Exercise 1 – Sophie Lager

Exercise 1 – Sophie Lager

This week was a lot of fun! My maternal grandmother was a professional photographer and colorist and I grew up seeing her transform photographs, so I was really excited to try my hand at it, albeit digitally.

I started out with the portrait photo:

This image has a lot of wear and tear and it was a lot of fun to play with. I did my restorations entirely with the clone stamp tool. I played around with the smudging tool initially, but I could always tell where I had made alterations due to the smoothness of the areas. I sampled many different areas and went over them multiple times, sometimes with varying levels of opacity, until I felt I got it right. Here’s where things ended up after I was done with the restoration:

I’m pretty pleased with the result, though I’m not entirely happy with his hand or leg since they look a little too painted to me. Still, considering that I had to build about 50% of them myself, it could be worse.

Now time for color! I was concerned about making an error in my coloring and not being able to isolate it/back up, so I worked my colors in a couple different layers. Here’s the first layer of his coat. It includes multiple colors/tones of blues to try to catch the variety of colors that occur in real life:

Next I duplicated the layer and added some purple details (in case I hated it). I’d already decided to paint the backdrop red, so I wanted to add a little reflection on his garments.

Initially, I’d planned to do each color/area of the photo as layer masks so I’d have a little more freedom to let loose and not worry about coloring outside the lines. This was the case with the backdrop layer, so I used the paint bucket to color the background in two tones of red: one brighter red and one deep cranberry layered over in the shadowy parts:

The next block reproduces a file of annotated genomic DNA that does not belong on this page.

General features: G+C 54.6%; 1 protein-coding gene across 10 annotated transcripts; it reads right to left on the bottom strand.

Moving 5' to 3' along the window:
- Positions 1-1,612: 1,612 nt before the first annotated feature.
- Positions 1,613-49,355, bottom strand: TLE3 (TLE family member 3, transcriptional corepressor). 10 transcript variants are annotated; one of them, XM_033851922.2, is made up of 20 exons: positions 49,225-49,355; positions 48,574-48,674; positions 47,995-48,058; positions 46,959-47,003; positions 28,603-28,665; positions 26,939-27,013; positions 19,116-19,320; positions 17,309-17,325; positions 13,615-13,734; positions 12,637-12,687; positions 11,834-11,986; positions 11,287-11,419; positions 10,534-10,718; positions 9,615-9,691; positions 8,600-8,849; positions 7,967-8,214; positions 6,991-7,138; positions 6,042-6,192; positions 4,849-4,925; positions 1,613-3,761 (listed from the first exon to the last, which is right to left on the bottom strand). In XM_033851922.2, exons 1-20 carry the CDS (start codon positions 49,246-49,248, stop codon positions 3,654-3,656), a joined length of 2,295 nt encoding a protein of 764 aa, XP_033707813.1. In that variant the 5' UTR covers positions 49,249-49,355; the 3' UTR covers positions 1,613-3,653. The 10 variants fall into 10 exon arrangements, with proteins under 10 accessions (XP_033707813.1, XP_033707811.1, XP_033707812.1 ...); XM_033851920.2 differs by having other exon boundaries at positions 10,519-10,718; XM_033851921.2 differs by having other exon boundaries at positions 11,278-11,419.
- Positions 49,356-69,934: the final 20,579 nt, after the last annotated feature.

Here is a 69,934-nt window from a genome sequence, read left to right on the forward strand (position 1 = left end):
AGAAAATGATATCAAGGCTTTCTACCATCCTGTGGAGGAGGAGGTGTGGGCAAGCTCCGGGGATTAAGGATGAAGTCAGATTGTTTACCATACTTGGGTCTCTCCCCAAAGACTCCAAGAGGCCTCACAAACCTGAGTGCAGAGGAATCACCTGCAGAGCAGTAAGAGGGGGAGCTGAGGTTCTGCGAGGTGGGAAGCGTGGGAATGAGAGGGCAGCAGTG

Here’s what that layer looks like without the man inside it/any of the above layers behind it:

Finally, I painted in his face and hands. I also did this using layer masks which I gradually expanded to where I was working. First, I did his skin (with many, MANY colors) and masked out his eyes/hair, then I unmasked his eyes and colored them, then his hair, and finally his cravat and collar. Ta-dah!

Again for comparison, here’s the original file:

And here’s the finished work:

This was an adventure and I had a blast, but I recognize that there’s still a lot that could be improved. The colorization looks more like tinting than true coloring of the photograph, but I’m still pretty pleased for a first attempt. I struggled a little bit learning how to use my tablet and figuring out how to achieve the looks that I wanted. I’m still not 100% sure I know what I’m doing, but I’m sure I’ll get the hang of it in the weeks to come.

I discovered a bug in Photoshop and got an important reminder to save my work often during this project. Whenever I tried to save a new color to my palette, Photoshop would freeze and I’d have to do a hard restart on my computer in order to get it working again. After some quick googling, I discovered that I’m not the only one who has had this issue. The benefit of this glitch is that it got me to mess around with my tool options until I figured out how to add my color palette/swatches to my visible tools. It was simple and I’m ashamed of how long it took me to figure out that it was under the Window header all along.



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